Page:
“Have you gotten your flu shot?” How often do we see that poster in doctors’ offices? I thought about influenza when Suzanne told me about a client whose mother was the only survivor of her grandmother’s six children; the others had died of bronchitis, but the root cause was probably influenza. Fortunately, outbreaks of influenza in the late 20th and 21st Centuries have been relatively minor compared to the Great Influenza Pandemic of 1918-1920, which took over 50 million lives worldwide, the most devastating epidemic in history. By comparison, more people died in one year from influenza than died in the Black Death Bubonic Plague of 1347-1351 or in World War I, when 16 million lives were lost. This nurse at an emergency field hospital may have been one of the 700 recruited in October 1918 by the US Public Health Service to help the 1,000 doctors who signed up to fight the epidemic. Fewer nurses than doctors were available because many nurses had already succumbed during the initial months of the pandemic, due to their closer proximity to and interaction with those afflicted with the disease.
Trains, buses, trolleys and department stores were ideal locations for transmission of the disease, and great efforts were made to get people to wear protective masks. In this photo, a Seattle street car conductor is refusing to allow the gentleman without a gauze mask aboard his trolley. People were advised to wear masks at all times, even indoors.
The close quarters and movements of hundreds of thousands of troops in World War I contributed to the spread of influenza. Military barracks were especially hard hit; this photo taken at Camp Riley, Kansas, shows hundreds stricken with the flu. In fact, the disease was first noted in the US in Haskell County, Kansas. One report from the head of the Army’s Philadelphia Quartermaster Depot reported that of 1500 workers, 1100 were out sick at the same time. The mortality rate was 20-25 times greater than in previous epidemics, and the average life span in the US was reduced by 10 years. The worst affected place on earth was Western Samoa, then under New Zealand administration; 90% of the population was infected; 30% of men, 20% of women, and 10% of children died. Strangely, the disease hit hardest in the age group 20-40. There was even some black humor associated with the disease; children would skip rope to this rhyme:
I had a little bird,
Its name was Enza,
I opened the window,
Okay, enough grim history… in keeping with The Villages’ mission statement, this is supposed to be a Happy Blog. Our motto is “Don’t worry… be happy!” In that vein, and recognizing the contributions of nurses worldwide, we will proclaim this “Kiss a Nurse Day”. (I may get a different kind of smack from My Lovely Bride for this, but Oh, well… it’s all for the greater good, right?) The first image, by the renowned photographer Edward Eisenstaedt, is the iconic Life magazine cover photo of a nurse being kissed by a sailor on V-J Day, August 9, 1945 in Times Square, NYC. The second photo shows the nurse, Edith Shain, standing by the statue erected in their honor. (Several men have claimed to be the sailor, and regrettably, Edith didn’t get his name. Typical sailor – he kisses the girl and vanishes!)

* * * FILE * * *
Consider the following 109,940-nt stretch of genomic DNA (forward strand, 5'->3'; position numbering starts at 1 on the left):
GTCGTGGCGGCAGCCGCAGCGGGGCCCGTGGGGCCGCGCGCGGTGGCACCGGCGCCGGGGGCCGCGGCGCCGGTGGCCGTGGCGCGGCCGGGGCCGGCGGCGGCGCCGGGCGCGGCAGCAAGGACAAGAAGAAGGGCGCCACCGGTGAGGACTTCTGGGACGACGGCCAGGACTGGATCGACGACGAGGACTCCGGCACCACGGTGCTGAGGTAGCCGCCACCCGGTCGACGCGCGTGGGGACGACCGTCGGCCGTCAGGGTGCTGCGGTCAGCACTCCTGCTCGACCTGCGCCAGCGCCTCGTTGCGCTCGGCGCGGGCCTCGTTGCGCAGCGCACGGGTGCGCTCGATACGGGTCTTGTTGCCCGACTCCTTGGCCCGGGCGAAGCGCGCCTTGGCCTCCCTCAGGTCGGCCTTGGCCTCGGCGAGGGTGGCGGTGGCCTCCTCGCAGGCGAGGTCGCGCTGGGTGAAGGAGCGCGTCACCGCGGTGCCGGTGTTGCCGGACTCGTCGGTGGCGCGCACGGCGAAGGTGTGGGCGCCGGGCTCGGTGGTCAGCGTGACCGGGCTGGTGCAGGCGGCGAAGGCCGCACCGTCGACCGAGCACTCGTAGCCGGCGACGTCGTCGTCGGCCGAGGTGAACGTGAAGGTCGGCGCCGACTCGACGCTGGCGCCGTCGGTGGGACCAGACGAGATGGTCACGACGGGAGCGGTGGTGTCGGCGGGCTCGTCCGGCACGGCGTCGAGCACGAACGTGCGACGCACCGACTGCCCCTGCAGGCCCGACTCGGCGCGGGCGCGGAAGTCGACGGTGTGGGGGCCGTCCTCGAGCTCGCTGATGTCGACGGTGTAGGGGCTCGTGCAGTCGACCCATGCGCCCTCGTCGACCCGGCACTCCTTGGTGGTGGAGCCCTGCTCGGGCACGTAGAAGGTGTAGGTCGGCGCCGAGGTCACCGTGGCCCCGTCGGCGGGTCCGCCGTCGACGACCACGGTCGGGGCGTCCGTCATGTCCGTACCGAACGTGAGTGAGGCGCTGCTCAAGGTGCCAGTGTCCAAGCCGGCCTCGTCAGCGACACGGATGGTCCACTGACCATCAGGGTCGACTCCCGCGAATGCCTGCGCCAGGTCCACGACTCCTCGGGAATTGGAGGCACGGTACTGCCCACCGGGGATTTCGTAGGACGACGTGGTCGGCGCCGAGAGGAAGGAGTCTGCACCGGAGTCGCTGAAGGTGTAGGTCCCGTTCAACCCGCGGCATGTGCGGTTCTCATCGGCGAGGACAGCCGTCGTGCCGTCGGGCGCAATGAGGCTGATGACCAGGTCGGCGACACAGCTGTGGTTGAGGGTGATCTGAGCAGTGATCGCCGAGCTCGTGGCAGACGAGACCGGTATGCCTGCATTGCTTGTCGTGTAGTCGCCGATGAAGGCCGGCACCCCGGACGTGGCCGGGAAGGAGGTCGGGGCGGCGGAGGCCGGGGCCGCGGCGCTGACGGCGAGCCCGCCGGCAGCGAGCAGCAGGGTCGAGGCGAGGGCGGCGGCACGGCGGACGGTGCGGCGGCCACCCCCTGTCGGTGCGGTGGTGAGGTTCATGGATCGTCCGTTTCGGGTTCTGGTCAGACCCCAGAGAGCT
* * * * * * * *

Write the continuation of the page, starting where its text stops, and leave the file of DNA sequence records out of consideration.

Recently we had the pleasure of getting together with some of Suzanne’s extended family who were visiting. Here are Brent, Cheryl, Olive (the shy one), Matthew, Ruthie, Eleanor and My Lovely Bride, the last two apparently having found something hysterical to yuck about. Ruthie seems to be wondering what her mom and MLB found so funny.
My back was still bothering me, so while Suzanne acted as tour guide for Eleanor, Olive, John, Beth and Chelsea on a canoe trip to Lake Griffin State Park, I walked Rudy and Gretchen and Matthew pushed Ruthie in her stroller around the park’s short hiking trail.
Our fearless canoeists found several alligators sunning themselves on the shore, and everyone seemed to enjoy the pleasant temperature and sunshine; what, isn’t Whitefish, Montana, warm this time of year? Actually, we’ve had more than our fair share of wet, raw days here in The Villages recently, but this was one of the best days this winter.
On Saturday Suzanne gave her SOAR! Workshop to over 50 enthusiastic attendees at Unity of The Villages. A hearty “Thank You!” to Karen Leonard, Marilyn Dyer and Bev Garlipp for helping Suzanne with registration and book sales.
Finally, for those of you who have called Suzanne “The Energizer Bunny”, let me show you a candid shot of her after the SOAR! Workshop, a glass of Chardonnay and my Famous Chicken Marsala; I thought that only Dachshunds could look that relaxed!